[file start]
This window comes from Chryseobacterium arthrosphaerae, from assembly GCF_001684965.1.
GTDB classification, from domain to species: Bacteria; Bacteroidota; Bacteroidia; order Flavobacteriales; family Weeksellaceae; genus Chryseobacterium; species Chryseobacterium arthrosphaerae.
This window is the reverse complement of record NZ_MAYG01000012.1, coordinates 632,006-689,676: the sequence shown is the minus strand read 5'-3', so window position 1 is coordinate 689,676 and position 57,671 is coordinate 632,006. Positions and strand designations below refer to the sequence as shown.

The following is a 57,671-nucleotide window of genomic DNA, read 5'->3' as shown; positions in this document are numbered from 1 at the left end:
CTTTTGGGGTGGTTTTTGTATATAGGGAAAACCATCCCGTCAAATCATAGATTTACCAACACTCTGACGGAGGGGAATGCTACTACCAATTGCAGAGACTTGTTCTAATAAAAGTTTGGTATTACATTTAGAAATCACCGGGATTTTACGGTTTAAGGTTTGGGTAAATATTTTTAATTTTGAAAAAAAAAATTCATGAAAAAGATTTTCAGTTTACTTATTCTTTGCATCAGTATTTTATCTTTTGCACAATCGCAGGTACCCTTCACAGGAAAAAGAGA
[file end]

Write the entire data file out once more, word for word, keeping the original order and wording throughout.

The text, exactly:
This window comes from Chryseobacterium arthrosphaerae, from assembly GCF_001684965.1.
GTDB classification, from domain to species: Bacteria; Bacteroidota; Bacteroidia; order Flavobacteriales; family Weeksellaceae; genus Chryseobacterium; species Chryseobacterium arthrosphaerae.
This window is the reverse complement of record NZ_MAYG01000012.1, coordinates 632,006-689,676: the sequence shown is the minus strand read 5'-3', so window position 1 is coordinate 689,676 and position 57,671 is coordinate 632,006. Positions and strand designations below refer to the sequence as shown.

The following is a 57,671-nucleotide window of genomic DNA, read 5'->3' as shown; positions in this document are numbered from 1 at the left end:
CTTTTGGGGTGGTTTTTGTATATAGGGAAAACCATCCCGTCAAATCATAGATTTACCAACACTCTGACGGAGGGGAATGCTACTACCAATTGCAGAGACTTGTTCTAATAAAAGTTTGGTATTACATTTAGAAATCACCGGGATTTTACGGTTTAAGGTTTGGGTAAATATTTTTAATTTTGAAAAAAAAAATTCATGAAAAAGATTTTCAGTTTACTTATTCTTTGCATCAGTATTTTATCTTTTGCACAATCGCAGGTACCCTTCACAGGAAAAAGAGA